You can obviously adjust the amount of coffee you want to add depending on factors like water temperature, grind size, etc. But don’t forget that the recipe is supposed to work FOR YOU (so take into account your personal tastes and preferences).

If you want your brew to not taste weak or watery, increase the amount of coffee. But then if the cup’s too strong or intense, reduce how much coffee you add.

And yeah, one last thing – DO NOT use tap water if you can help it because contaminants and minerals found in tap water will affect the flavor of your coffee. Instead, use only filtered water.

Finally, It’s Time to Brew Some Delicious Pour Over Coffee At Home!

Bear in mind that the process of manual brewing takes time. But why am I telling you this? Because the key to brewing perfection is patience. You will fail the first few times but then eventually your brew is going to taste really, really good.

Just follow these simple instructions and you’ll understand the nature of the game…

1. Prepare

Start by rinsing the paper filter using hot water (filter should be placed inside the coffee maker for this), so all the papery taste gets eliminated. Plus you’re also preheating the brewer to maintain a stable temperature during brewing. And this prevents the loss of heat, which ensures optimal, even extraction.

As for the optimal water temperature for brewing coffee, that should be between 195 degrees and 205 degrees Fahrenheit (around 30 seconds only off the boil).

2. Measure

What’s the amount of coffee beans you’re using? You grind them first of course (correct grind size already discussed at length above).

As for the quantity of coffee beans for pour over, 2 scoops or 29 grams of beans for a 1-cup brew (tweak based on your personal preferences).

  • Most recommended coffee type for pour over: Single-Origin
  • Most recommended coffee roast for pour over: Light Roast
  • Most recommended grind size for pour over: Medium-Coarse

3. First Bloom

Now saturate those coffee grounds with a little bit of water – that’s the first pour known as the bloom pour. The bloom will take 30 seconds to settle, which kickstarts even extraction.

4. Second Pour

And then comes the second pour where you add two times the amount of water you used for the first pour. Stir gently at this point to break up the crust of the initial bloom. Let this sit for another 30-40 seconds.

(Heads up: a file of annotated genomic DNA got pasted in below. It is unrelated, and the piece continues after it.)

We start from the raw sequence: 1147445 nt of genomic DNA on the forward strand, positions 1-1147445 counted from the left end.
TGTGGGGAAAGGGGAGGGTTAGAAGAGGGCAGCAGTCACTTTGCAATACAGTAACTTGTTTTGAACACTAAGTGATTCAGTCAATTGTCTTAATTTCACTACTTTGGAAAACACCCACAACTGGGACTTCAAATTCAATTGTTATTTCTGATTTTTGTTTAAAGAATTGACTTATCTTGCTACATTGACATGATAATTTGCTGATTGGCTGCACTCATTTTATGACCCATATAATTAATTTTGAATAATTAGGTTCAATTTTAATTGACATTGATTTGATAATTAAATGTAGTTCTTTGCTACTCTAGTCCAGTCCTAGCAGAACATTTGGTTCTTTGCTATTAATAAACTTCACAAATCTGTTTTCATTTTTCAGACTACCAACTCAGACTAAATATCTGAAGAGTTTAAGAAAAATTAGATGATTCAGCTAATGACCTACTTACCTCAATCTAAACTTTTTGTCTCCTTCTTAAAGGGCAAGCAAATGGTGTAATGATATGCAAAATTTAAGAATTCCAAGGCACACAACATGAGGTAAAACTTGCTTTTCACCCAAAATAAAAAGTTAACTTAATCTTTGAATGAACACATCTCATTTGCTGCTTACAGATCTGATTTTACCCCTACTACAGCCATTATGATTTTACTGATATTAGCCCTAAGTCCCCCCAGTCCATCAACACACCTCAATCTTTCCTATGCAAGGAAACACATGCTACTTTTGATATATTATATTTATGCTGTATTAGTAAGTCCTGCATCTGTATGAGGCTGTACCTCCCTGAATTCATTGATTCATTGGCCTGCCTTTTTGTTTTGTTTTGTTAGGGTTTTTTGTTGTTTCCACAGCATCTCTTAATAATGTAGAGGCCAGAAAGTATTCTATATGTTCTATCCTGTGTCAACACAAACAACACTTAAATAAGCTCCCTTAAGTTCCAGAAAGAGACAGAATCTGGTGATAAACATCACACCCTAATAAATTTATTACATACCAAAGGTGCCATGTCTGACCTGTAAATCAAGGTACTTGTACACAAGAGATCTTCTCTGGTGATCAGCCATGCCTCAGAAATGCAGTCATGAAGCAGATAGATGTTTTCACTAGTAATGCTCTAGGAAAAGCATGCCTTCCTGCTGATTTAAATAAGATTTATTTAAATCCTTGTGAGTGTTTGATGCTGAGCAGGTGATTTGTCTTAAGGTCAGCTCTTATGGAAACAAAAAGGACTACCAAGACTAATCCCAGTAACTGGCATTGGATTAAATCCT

5. Brew

Once foam begins to form at the top, pour the remaining water in a steady, slow spiral motion (gooseneck kettle is the best for pouring with precision). Pour more over the dark spots and avoid light ones, just make sure you saturate all grounds and don’t leave any part dry.

6. And Enjoy!

Once the stream of liquid gold slows down to just a drip, take off the filter and dump the used grounds. And there you have it, your very own freshly prepared pour over coffee.

Side Tip: Having a pour over brew with milk is not the best idea since you’d want to taste all those delicious flavor nuances without the interference of any other ingredients. And this includes milk, creamer, or sugar.

Pour Over Coffee – FAQs

Why Is ‘Blooming’ Coffee So Important?

Coffee, before it’s brewed, contains gasses that become a part of it because of roasting. So when you ‘bloom’ right before brewing, these unwanted gasses are released, which makes sure your brew tastes cleaner. And one other thing, blooming also makes way for easier pouring because coffee grounds then level up properly.

What Coffee-to-Water Ratio Is Best for Pour Over?

1 gram coffee for 17 grams water – 1:17. Of course, you can make adjustments based on how strong or weak you want your brew to taste. For a more intense taste, add more coffee or adjust the grind size (grind it finer). And if your coffee is tasting bitter, reduce the coffee ratio.

Why Does Pour Over Coffee Taste Bitter?

First of all, pour over coffee is supposed to taste clear, clean, and consistent with more intricate flavors. But if your cup is tasting bitter, it’s a sign you’re doing something wrong.

More often than not, that long, unpleasant bitterness comes from over-extraction caused either by using too hot water (optimal temperature is between 195 degrees and 205 degrees Fahrenheit) or very slow running of water through the grounds (typically, brewing shouldn’t take over 4 minutes).

Done Explaining, Let’s Get Brewing!

So no need to fret if this is your first time brewing! In this pour over guide, I have discussed every little step, right from which pour over dripper and coffee grind to use all the way to how to bloom and ‘pour over’ the right way. All these ensure an optimal, even extraction of those delicious, nuanced flavors and aromas of coffee you seem to love SO MUCH!

With pour over, once you get it right, the flavors come out very clean, well-rounded, and bright.

And to be honest, the time and effort are not really any more than what you would have to do with, for instance, French Press brewing. But then you are indeed burdened with more control here. However, that is a good thing because it means your coffee can be more suited to your unique tastes and preferences.